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Search Results: 1 - 10 of 257584 matches for " C. Y. Tham "
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Wave Propagation in Lossy and Superconducting Circular Waveguides
K. H. Yeap,C. Y. Tham,K. C. Yeong,H. J. Woo
Radioengineering , 2010,
Abstract: We present an accurate approach to compute the attenuation of waves, propagating in circular waveguides with lossy and superconducting walls. A set of transcendental equation is developed by matching the fields at the surface of the wall with the electrical properties of the wall material. The propagation constant kz is found by numerically solving for the root of the equation. The complex conductivity of the superconductor is obtained from the Mattis-Bardeen equations. We have compared the loss of TE11 mode computed using our technique with that using the perturbation and Stratton’s methods. The results from the three methods agree very well at a reasonable range of frequencies above the cutoff. The curves, however, deviate below cutoff and at millimeter wave frequencies. We attribute the discrepancies to the dispersive effect and the presence of the longitudinal fields in a lossy waveguide. At frequencies below the gap, the superconducting waveguide exhibits lossless transmission behavior. Above the gap frequency, Cooper-pair breaking becomes dominant and the loss increases significantly.
Attenuation in Rectangular Waveguides with Finite Conductivity Walls
K. H. Yeap,C. Y. Tham,G. Yassin,K. C. Yeong
Radioengineering , 2011,
Abstract: We present a fundamental and accurate approach to compute the attenuation of electromagnetic waves propagating in rectangular waveguides with finite conductivity walls. The wavenumbers kx and ky in the x and y directions respectively, are obtained as roots of a set of transcendental equations derived by matching the tangential component of the electric field (E) and the magnetic field (H) at the surface of the waveguide walls. The electrical properties of the wall material are determined by the complex permittivity ε, permeability μ, and conductivity σ. We have examined the validity of our model by carrying out measurements on the loss arising from the fundamental TE10 mode near the cutoff frequency. We also found good agreement between our results and those obtained by others including Papadopoulos’ perturbation method across a wide range of frequencies, in particular in the vicinity of cutoff. In the presence of degenerate modes however, our method gives higher losses, which we attribute to the coupling between modes as a result of dispersion.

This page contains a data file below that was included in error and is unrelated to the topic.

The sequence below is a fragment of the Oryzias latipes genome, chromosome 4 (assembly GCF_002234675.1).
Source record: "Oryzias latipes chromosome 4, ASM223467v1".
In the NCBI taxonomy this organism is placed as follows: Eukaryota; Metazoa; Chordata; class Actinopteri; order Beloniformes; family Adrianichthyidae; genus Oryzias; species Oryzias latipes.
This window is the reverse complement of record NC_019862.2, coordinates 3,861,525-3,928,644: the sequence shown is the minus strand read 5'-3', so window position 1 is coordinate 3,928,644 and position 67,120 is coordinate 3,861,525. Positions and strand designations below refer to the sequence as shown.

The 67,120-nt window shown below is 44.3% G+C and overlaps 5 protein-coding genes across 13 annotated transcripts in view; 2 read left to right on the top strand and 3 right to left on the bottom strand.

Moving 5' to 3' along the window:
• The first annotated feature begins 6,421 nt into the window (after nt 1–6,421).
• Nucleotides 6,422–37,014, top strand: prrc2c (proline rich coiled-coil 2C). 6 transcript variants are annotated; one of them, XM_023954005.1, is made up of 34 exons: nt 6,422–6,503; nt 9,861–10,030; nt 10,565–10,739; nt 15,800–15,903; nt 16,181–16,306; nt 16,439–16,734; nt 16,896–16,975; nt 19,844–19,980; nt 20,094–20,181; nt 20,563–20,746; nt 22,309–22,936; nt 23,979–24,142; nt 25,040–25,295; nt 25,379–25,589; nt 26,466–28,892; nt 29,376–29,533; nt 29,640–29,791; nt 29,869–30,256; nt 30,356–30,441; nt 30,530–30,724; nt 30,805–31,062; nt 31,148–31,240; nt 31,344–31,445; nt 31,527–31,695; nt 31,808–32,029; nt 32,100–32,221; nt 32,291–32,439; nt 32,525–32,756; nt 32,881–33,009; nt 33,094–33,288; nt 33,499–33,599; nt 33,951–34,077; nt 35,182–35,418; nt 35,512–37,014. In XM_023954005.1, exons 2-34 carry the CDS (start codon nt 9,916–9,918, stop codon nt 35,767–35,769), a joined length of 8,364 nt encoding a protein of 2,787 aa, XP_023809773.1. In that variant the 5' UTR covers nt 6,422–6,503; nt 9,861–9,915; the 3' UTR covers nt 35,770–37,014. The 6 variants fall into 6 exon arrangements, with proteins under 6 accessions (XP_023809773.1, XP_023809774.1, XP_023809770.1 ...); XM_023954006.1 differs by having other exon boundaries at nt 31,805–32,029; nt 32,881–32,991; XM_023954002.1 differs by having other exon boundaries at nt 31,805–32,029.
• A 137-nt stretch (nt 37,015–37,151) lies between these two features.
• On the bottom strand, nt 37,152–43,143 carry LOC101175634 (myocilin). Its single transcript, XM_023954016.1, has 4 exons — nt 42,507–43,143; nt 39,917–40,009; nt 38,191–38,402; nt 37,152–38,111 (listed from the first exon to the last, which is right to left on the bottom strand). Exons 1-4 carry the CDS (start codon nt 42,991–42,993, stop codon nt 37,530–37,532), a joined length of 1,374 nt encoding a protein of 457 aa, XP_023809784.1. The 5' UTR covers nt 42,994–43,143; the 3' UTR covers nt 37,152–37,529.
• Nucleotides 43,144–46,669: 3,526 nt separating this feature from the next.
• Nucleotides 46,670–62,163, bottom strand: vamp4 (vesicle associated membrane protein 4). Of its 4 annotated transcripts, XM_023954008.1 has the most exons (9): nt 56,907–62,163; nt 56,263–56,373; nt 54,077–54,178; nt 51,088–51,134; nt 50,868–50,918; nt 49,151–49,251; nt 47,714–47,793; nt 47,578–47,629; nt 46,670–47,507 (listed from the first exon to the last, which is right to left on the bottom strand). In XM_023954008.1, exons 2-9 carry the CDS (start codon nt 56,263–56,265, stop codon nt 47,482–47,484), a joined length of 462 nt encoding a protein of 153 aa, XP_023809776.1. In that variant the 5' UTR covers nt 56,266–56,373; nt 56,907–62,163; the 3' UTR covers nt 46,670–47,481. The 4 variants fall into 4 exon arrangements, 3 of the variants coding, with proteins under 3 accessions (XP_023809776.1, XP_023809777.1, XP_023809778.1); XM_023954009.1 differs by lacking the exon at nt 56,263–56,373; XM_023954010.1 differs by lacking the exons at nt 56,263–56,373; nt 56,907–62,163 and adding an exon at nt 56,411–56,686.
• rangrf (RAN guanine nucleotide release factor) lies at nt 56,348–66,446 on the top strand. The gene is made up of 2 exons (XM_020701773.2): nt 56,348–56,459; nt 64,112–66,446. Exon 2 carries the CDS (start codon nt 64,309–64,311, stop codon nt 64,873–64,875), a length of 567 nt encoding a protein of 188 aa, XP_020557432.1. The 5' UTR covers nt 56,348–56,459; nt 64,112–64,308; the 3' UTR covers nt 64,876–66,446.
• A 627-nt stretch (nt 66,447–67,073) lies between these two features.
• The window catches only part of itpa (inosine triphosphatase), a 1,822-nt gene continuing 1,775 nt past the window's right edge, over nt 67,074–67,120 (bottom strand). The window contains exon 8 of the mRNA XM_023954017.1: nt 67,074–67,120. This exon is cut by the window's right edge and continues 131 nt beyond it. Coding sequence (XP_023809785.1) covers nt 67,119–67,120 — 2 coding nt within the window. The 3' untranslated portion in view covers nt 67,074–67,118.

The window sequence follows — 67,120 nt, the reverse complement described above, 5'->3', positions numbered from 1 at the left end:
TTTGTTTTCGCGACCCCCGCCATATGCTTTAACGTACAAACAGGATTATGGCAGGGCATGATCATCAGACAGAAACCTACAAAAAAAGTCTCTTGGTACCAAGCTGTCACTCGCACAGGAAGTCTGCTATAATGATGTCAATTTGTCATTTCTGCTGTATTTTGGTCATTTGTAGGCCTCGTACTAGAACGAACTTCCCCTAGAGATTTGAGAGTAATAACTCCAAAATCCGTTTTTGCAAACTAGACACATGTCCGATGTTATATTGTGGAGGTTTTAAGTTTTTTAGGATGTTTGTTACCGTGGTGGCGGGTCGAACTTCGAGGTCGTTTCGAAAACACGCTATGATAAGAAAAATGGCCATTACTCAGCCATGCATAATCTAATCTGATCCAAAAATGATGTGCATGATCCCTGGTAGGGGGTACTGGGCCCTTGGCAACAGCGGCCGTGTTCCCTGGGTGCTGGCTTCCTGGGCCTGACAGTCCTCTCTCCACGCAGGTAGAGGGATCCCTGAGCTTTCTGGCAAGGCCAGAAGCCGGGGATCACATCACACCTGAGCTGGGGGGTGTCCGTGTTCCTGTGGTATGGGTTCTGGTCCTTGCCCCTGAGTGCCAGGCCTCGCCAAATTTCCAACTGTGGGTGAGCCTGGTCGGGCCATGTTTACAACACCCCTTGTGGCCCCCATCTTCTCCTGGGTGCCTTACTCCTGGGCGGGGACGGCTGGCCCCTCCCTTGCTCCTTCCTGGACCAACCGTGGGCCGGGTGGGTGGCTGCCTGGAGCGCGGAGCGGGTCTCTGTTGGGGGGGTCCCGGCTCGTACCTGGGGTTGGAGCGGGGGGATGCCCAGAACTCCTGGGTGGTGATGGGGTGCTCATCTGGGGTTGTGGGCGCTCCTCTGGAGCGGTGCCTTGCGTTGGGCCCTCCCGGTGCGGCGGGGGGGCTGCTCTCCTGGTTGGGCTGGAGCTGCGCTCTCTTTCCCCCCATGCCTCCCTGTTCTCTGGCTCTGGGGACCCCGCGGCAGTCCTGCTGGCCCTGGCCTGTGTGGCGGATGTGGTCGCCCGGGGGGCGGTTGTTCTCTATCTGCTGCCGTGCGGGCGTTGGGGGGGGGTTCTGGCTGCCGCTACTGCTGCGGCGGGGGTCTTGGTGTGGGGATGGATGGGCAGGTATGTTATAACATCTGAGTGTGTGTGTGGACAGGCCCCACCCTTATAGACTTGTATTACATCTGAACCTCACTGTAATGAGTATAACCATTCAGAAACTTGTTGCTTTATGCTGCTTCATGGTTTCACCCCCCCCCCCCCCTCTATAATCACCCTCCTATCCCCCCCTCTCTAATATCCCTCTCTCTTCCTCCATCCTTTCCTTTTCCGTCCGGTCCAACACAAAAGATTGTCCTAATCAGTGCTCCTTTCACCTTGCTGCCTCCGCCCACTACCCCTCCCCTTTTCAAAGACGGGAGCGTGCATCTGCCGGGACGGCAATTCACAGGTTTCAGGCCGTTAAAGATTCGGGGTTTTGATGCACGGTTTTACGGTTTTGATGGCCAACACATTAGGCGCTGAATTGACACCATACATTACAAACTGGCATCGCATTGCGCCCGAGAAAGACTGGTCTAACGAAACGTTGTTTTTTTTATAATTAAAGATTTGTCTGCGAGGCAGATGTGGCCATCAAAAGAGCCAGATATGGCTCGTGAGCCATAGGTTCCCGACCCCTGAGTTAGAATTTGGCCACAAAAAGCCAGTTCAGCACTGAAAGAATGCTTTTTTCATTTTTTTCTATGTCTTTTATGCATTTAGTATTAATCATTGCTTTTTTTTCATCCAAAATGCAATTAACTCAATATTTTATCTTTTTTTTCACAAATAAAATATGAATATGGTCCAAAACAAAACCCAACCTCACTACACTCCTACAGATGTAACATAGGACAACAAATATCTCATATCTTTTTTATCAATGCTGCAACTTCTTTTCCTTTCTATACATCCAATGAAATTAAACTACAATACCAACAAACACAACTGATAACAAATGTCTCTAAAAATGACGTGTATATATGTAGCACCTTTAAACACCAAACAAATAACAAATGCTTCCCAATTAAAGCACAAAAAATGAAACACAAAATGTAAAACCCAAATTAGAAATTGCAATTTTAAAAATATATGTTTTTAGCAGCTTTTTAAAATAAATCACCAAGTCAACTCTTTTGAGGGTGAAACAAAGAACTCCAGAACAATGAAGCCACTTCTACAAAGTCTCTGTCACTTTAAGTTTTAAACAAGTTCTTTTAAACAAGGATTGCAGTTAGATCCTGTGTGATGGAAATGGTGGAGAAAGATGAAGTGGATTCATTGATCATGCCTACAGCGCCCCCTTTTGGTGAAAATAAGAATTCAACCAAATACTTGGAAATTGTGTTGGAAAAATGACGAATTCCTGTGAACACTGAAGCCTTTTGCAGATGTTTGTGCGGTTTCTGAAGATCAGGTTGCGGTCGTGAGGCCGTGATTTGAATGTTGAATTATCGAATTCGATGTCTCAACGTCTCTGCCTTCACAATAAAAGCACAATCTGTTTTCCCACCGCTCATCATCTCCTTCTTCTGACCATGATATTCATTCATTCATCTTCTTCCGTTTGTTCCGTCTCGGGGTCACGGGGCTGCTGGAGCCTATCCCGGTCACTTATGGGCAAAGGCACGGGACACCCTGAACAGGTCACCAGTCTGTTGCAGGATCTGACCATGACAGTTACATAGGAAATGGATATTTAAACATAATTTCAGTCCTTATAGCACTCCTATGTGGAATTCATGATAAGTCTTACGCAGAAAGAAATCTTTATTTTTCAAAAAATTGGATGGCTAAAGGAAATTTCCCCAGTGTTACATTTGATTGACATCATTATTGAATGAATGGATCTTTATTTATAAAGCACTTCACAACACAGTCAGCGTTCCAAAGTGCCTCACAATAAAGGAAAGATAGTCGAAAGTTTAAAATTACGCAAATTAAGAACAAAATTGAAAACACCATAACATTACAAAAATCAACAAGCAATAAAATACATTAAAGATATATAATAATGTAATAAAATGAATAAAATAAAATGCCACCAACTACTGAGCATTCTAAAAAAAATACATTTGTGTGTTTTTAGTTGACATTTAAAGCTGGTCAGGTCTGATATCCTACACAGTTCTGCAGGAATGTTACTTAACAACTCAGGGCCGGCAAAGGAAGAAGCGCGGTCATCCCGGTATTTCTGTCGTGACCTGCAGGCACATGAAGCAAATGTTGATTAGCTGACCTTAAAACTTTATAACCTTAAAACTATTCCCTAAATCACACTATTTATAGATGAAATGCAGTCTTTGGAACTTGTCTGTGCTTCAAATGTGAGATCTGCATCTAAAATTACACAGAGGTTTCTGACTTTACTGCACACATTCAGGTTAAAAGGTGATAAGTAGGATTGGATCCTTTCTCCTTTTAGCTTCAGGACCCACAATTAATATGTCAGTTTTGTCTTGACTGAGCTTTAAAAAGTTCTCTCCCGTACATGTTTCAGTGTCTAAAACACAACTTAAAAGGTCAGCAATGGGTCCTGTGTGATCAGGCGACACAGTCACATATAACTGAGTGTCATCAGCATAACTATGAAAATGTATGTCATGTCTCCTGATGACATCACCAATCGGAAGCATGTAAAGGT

Effects of Nitrogen on Nodulation and Promiscuity in the Acacia mangium rhizobia Relationship
Irene Tham,F.Y. Tham
Asian Journal of Plant Sciences , 2007,
Abstract: Two strains of rhizobia, Bradyrhizobia sp. Aust 13c and Tel 8, which have dissimilar characteristics (antibiotic sensitivity and PCR-RFLP profiles) were tested for nodulation of Acacia mangium. Nodulation was carried out on in vitro seedlings growing in Broughton-Dilworth medium supplemented with different levels of nitrogen at 7, 18 and 180 ppm. Control seedlings were grown in nitrogen free nutrient solution. A total of 70 nodules were harvested, with DNA extraction from bacteria in nodules carried out and PCR-RFLP generated. A. mangium seedlings inoculated with a mixture of equal volumes of the two nitrogen fixing bacteria strains, Aust 13c and Tel 8 had 35.7% of the nodules infected only with Aust 13c, 14.3% infected singly with Tel 8 and none doubly infected with both Aust 13c and Tel 8 in medium without nitrogen. Higher levels of nitrogen were found to decrease the percentage of single and increase the percentage of double infection. Our results suggest that increasing nitrogen levels altered the promiscuity of the legume-rhizobia relationship.
Silencing of miR-34a Attenuates Cardiac Dysfunction in a Setting of Moderate, but Not Severe, Hypertrophic Cardiomyopathy
Bianca C. Bernardo, Xiao-Ming Gao, Yow Keat Tham, Helen Kiriazis, Catherine E. Winbanks, Jenny Y. Y. Ooi, Esther J. H. Boey, Susanna Obad, Sakari Kauppinen, Paul Gregorevic, Xiao-Jun Du, Ruby C. Y. Lin, Julie R. McMullen
PLOS ONE , 2014, DOI: 10.1371/journal.pone.0090337